We need both artificial and indigenous intelligence to fight against climate change. There is an increasing number of initiatives that aim to marry local land use management practices and indigenous knowledge with AI to conserve biodiversity. Some of these innovative actions are currently already in use in some parts of the world. With sufficient government backing, strong policy structures, and global collaboration, these innovations could be adapted for large-scale application.

Below, we share two such examples from across the globe. The first project integrates indigenous wisdom in the development of their AI model in their effort to help Inuit people adjust to climate changes. The second case study refers to an indigenous-led reef conservation and restoration project in Polynesia.

Combining indigenous and artificial intelligence. Successful stories

Sanikiluaq, an Inuit community in Nunavut, Canada

A rapidly changing global climate already poses an existential threat to the lives of indigenous people. In the Arctic, which has warmed three times more quickly than the planet as a whole, initiatives combining new technologies and local wisdom are allowing Inuit communities to conserve their fishing traditions.

PolArctic created an AI model that combines traditional indigenous knowledge, scientific data and remote sensing techniques to locate previously undiscovered fishing locations to develop the area’s potential for commercial inshore fishing. PolArctic integrated local land and ocean knowledge from the Inuit people along with land maps, with permission from the community, to digitise geospatially referenced maps.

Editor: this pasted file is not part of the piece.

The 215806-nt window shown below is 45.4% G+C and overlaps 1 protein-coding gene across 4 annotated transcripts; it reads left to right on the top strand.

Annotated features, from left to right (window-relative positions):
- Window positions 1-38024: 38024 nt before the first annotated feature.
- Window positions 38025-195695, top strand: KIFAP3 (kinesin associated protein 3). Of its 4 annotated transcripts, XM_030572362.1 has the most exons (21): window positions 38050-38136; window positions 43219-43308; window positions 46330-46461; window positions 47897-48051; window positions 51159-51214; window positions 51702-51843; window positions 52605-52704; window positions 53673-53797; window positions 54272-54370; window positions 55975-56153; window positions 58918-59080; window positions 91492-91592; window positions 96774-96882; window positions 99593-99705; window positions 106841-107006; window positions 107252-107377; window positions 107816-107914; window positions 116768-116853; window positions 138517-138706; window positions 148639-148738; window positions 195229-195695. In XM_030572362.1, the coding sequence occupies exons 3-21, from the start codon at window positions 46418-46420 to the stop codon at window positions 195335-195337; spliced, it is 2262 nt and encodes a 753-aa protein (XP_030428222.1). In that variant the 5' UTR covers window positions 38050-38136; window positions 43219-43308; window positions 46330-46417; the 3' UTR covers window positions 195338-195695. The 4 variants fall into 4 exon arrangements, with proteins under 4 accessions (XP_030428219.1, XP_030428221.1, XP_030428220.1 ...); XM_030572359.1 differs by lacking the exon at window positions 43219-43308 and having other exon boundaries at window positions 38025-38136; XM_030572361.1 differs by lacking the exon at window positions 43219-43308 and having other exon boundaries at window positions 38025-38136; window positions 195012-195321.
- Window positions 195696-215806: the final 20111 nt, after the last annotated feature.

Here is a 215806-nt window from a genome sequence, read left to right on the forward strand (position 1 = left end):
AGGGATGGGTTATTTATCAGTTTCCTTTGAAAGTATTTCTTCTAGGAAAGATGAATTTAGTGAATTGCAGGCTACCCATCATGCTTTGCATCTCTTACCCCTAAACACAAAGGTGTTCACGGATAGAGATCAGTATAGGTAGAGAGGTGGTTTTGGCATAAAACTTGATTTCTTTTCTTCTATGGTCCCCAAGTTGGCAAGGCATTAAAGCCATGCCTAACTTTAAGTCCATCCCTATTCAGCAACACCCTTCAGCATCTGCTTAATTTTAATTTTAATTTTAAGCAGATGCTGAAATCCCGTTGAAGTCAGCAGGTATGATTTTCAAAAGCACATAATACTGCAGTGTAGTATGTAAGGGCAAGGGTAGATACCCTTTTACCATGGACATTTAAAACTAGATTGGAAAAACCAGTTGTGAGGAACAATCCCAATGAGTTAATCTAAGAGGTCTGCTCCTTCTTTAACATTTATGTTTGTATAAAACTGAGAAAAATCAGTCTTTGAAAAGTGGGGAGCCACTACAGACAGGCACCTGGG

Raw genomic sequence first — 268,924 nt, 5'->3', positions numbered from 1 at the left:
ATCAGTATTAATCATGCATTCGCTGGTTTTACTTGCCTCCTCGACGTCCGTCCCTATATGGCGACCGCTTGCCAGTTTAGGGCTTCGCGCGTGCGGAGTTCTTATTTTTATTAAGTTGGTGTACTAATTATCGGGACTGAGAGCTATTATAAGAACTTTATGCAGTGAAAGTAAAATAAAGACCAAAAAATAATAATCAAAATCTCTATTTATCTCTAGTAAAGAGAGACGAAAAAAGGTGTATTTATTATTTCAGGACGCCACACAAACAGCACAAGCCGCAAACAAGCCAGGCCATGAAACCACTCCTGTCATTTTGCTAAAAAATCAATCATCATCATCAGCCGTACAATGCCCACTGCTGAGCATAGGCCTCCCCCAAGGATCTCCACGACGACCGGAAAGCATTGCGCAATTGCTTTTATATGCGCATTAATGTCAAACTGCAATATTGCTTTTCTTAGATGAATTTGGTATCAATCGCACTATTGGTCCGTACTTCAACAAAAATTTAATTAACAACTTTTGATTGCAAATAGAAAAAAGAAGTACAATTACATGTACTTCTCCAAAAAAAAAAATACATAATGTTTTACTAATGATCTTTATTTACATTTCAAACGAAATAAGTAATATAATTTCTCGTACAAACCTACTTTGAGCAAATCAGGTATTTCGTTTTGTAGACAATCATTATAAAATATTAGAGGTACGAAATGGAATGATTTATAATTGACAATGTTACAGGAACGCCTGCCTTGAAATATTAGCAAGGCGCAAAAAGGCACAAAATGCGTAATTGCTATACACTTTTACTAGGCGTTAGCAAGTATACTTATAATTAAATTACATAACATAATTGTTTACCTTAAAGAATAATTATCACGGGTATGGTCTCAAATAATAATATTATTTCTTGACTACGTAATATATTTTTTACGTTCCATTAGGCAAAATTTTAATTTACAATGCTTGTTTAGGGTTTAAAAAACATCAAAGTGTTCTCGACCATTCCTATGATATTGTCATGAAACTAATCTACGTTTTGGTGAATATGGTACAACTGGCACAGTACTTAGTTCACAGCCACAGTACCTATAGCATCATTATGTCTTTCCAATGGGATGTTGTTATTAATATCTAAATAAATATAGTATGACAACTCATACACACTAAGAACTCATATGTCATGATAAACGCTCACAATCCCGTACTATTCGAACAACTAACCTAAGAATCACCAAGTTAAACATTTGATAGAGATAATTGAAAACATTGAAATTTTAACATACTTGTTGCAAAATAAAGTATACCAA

This innovative project was the first to pioneer a response to a problem caused by the climate crisis, namely changing climate patterns that affect the availability of fish. The AI model is able to predict habitat changes and identify areas of the sea that are likely to contain higher concentrations of scallops, clams and kelp, providing a boom to the local mariculture industry. Being able to pinpoint areas with ideal conditions for mariculture growth helps the local community make choices regarding sewage disposal, creating shipping routes, and protecting habitat areas. By contributing to evidence-based infrastructure planning, these insights support economic growth and create job opportunities for the local population.

Maohi, an indigenous community in Mo’orea, French Polynesia

Globally, at least 14% of the world’s corals have been lost since 2019. The world could lose as much as 90% of its coral by 2050 even if global warming is limited to an increase of 1.5°C. Consequently, reef restoration programmes have increased in popularity in recent years around the world to counteract unprecedented coral loss.

Among those is the indigenous-led conservation project undertaken by Coral Gardeners, along with two academic institutions, including Cornell University. This initiative cultivates heat-resistant super corals and transplants them onto damaged parts of the reef.

The team uses a bioacoustic AI model of the reef, which collects and processes acoustic data for monitoring purposes. The sounds are recorded using ReefOS, a network of sensors and cameras collecting continuous data at the Maharepa and Cook’s Bay coral reef systems. The AI-mediated acoustic environment tells the local team whether the reefs are starting to sound like healthy and stable reef systems, or whether additional restoration efforts are needed.

Further enabling the integration between indigenous and artificial intelligence

While indigenous peoples often manage ecosystems worldwide, their role is so pivotal that it warrants robust support both at the national and international levels. Indigenous activists argue that recognising indigenous rights, knowledge, and governance systems is imperative in joint attempts to address the threats faced by the planet’s biocultural ecosystems. In the pursuit of global sustainability, indigenous communities emerge as invaluable partners to international climate, environmental, and developmental initiatives.